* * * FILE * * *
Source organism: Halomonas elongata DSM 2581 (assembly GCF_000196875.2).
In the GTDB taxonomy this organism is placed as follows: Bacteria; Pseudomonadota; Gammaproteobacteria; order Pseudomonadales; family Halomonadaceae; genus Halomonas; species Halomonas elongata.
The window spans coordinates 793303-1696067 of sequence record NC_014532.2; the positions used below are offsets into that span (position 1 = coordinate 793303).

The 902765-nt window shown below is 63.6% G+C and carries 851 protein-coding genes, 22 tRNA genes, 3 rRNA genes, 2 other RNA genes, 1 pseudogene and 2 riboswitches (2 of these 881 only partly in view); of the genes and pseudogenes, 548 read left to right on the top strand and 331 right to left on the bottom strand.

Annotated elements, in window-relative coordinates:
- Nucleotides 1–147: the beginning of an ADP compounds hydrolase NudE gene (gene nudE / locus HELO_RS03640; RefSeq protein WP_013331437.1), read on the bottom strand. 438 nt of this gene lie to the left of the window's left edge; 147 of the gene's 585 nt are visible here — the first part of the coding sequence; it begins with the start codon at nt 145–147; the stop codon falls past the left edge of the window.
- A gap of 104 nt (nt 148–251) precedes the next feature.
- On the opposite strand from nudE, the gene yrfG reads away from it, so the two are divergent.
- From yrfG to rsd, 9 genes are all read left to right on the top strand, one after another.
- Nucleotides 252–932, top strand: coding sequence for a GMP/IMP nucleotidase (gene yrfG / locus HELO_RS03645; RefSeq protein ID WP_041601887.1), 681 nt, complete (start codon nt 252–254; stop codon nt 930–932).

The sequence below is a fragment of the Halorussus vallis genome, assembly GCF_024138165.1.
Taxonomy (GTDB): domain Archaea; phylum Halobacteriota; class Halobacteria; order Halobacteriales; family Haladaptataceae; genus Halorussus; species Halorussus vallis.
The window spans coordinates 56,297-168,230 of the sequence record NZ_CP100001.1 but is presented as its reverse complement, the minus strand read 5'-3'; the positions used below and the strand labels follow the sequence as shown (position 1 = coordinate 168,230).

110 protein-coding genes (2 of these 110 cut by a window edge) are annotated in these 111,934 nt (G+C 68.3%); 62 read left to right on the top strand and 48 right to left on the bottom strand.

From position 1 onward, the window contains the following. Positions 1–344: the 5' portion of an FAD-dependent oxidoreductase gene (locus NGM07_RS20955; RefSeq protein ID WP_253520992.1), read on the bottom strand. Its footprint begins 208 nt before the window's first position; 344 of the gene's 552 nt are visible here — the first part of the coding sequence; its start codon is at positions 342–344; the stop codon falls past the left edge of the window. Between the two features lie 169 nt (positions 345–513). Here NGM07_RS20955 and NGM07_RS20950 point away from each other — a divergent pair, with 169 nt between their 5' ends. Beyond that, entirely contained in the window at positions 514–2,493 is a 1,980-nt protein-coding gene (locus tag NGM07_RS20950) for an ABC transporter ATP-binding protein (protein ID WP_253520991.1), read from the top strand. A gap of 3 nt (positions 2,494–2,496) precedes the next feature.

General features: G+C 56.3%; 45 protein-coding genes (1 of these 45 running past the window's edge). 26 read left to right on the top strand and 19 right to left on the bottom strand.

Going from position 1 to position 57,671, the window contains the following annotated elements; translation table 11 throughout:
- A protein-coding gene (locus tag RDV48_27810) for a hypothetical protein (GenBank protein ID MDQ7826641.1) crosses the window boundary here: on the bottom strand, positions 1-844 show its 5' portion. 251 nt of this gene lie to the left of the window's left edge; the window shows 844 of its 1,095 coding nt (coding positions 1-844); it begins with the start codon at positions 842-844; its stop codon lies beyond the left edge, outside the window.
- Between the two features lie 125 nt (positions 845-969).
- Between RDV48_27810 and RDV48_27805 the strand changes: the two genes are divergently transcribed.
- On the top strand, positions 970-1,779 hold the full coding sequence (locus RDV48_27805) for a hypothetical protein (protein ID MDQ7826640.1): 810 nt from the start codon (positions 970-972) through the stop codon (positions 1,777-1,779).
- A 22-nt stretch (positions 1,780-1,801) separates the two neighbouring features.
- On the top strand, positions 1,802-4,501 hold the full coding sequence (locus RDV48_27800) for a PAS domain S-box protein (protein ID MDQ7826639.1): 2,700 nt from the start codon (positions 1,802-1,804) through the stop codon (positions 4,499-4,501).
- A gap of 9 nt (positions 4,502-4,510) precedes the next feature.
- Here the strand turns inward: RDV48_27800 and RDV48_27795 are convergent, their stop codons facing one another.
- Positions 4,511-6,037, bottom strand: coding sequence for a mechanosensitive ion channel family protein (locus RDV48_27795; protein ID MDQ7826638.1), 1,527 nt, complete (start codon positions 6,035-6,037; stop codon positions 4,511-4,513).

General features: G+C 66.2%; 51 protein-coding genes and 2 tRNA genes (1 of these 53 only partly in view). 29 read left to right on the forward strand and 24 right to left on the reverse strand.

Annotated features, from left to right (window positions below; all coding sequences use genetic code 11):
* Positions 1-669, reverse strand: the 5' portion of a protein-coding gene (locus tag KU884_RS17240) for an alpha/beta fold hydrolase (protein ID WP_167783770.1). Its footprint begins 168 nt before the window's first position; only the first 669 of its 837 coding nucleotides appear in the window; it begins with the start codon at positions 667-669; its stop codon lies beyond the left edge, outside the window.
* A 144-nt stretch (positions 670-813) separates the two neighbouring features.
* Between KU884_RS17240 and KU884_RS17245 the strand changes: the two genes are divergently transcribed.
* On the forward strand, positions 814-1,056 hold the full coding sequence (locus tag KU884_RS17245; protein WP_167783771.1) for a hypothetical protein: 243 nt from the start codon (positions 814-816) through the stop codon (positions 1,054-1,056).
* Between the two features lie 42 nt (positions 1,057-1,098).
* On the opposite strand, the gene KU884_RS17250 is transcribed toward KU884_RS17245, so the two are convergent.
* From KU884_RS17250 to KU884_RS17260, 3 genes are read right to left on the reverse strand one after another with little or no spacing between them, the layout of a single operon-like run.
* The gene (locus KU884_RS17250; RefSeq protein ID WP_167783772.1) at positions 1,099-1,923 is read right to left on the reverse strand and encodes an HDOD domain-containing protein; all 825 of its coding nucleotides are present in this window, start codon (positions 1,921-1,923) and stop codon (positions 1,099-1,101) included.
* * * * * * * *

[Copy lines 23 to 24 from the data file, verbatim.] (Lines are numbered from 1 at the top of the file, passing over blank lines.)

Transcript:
- On the top strand, positions 1,802-4,501 hold the full coding sequence (locus RDV48_27800) for a PAS domain S-box protein (protein ID MDQ7826639.1): 2,700 nt from the start codon (positions 1,802-1,804) through the stop codon (positions 4,499-4,501).
- A gap of 9 nt (positions 4,502-4,510) precedes the next feature.